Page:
Our friends at Live To Tell posted the song, and the video description explains why:

I felt compelled to perform this song because of all the dissension, confusion, anger and disillusionment that is being foisted upon us from all directions. Now more than ever, our greatest resource – our words – have become either a healing balm for troubled souls or weapons that destroy and plunder the lives and minds of so many.

I am not exempt from the damage that can be done from my inept, careless choice of words or criticisms, whether they’ve come from my typing on my keyboard or from out of my own mouth.

I pray we all focus on learning to take better care of/get a handle on our thoughts and verbal output, for ‘out of the overflow of the mouth, the heart speaks’.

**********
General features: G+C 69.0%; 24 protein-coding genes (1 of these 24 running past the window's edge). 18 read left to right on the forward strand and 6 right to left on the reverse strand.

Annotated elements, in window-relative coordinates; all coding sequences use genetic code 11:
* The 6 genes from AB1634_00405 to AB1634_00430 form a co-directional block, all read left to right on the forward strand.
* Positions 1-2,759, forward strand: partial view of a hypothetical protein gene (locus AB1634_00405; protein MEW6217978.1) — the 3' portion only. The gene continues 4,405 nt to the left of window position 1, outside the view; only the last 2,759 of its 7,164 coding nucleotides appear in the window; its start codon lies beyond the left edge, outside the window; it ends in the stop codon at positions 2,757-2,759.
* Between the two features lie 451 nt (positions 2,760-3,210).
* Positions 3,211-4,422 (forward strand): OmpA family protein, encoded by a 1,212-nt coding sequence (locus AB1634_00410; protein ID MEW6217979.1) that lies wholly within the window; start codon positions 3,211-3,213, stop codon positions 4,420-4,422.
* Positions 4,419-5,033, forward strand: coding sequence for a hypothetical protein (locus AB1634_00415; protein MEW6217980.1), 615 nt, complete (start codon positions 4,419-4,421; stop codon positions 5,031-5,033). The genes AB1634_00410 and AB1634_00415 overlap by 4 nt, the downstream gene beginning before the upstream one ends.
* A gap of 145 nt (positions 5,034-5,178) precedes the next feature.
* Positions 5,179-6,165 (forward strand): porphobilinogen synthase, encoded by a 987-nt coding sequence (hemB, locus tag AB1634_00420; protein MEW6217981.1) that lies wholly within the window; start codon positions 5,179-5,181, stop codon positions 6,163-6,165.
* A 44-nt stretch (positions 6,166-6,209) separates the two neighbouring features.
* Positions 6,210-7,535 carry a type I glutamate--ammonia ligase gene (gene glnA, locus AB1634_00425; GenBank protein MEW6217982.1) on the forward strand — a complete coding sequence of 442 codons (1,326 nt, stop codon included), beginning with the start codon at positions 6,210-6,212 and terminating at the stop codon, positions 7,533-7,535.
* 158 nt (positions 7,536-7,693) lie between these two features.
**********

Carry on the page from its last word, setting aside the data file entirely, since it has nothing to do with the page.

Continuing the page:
May God grant us the serenity (and the WISDOM) to change the things we can and weigh whether it is a good time to be quiet or speak out wisely and only after being extremely well-informed by reliable sources.

 Psalm 4:4 “ … do not sin; when you are on your beds, search your hearts and be silent.”

Proverbs 10:19 “Where words are many, sin is not wanting; but those who restrain their lips do well.”

Isaiah 30:15 “This is what the Sovereign Lord, the Holy One of Israel, says: “In repentance and rest is your salvation, in quietness and trust is your strength, but you would have none of it.”

Psalm 37:7 “Be still before the Lord and wait patiently for him; do not fret when people succeed in their ways, when they carry out their wicked schemes.”

Here is the video:

March 19, 2014

Devotional Confessional: On Staying Silent